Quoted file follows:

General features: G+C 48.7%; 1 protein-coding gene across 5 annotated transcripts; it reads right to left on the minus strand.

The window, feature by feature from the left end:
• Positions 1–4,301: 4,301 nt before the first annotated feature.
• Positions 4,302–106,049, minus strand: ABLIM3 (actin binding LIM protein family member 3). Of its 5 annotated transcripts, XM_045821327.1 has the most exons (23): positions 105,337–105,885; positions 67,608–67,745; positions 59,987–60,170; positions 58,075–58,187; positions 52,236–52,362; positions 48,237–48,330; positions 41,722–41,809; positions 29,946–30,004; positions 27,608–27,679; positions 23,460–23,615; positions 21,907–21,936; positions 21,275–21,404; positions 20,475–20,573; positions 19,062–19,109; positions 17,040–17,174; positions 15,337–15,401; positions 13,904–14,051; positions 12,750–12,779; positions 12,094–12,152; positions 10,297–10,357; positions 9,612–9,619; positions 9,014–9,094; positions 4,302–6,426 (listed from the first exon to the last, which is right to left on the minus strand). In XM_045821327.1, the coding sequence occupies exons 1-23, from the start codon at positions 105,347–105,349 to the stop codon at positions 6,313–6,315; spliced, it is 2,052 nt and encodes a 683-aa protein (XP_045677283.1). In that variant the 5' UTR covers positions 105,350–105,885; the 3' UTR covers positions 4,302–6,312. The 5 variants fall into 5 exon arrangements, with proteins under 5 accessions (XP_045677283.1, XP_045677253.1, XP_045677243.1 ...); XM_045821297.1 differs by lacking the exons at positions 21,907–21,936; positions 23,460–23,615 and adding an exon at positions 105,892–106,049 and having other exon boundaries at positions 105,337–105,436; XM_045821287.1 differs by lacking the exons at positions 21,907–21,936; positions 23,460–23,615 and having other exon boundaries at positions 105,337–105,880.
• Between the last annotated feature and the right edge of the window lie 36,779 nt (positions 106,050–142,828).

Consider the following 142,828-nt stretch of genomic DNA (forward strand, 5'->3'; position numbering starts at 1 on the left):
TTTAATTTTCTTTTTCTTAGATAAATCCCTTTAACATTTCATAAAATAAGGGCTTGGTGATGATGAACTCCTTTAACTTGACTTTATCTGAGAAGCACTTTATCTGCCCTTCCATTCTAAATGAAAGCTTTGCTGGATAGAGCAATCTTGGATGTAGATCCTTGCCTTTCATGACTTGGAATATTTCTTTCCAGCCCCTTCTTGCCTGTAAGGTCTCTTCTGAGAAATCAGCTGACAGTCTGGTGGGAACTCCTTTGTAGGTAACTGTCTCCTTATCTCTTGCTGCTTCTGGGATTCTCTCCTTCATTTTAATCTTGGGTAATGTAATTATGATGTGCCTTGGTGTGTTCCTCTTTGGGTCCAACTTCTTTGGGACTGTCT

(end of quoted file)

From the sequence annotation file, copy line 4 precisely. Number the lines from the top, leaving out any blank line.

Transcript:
• Positions 4,302–106,049, minus strand: ABLIM3 (actin binding LIM protein family member 3). Of its 5 annotated transcripts, XM_045821327.1 has the most exons (23): positions 105,337–105,885; positions 67,608–67,745; positions 59,987–60,170; positions 58,075–58,187; positions 52,236–52,362; positions 48,237–48,330; positions 41,722–41,809; positions 29,946–30,004; positions 27,608–27,679; positions 23,460–23,615; positions 21,907–21,936; positions 21,275–21,404; positions 20,475–20,573; positions 19,062–19,109; positions 17,040–17,174; positions 15,337–15,401; positions 13,904–14,051; positions 12,750–12,779; positions 12,094–12,152; positions 10,297–10,357; positions 9,612–9,619; positions 9,014–9,094; positions 4,302–6,426 (listed from the first exon to the last, which is right to left on the minus strand). In XM_045821327.1, the coding sequence occupies exons 1-23, from the start codon at positions 105,347–105,349 to the stop codon at positions 6,313–6,315; spliced, it is 2,052 nt and encodes a 683-aa protein (XP_045677283.1). In that variant the 5' UTR covers positions 105,350–105,885; the 3' UTR covers positions 4,302–6,312. The 5 variants fall into 5 exon arrangements, with proteins under 5 accessions (XP_045677283.1, XP_045677253.1, XP_045677243.1 ...); XM_045821297.1 differs by lacking the exons at positions 21,907–21,936; positions 23,460–23,615 and adding an exon at positions 105,892–106,049 and having other exon boundaries at positions 105,337–105,436; XM_045821287.1 differs by lacking the exons at positions 21,907–21,936; positions 23,460–23,615 and having other exon boundaries at positions 105,337–105,880.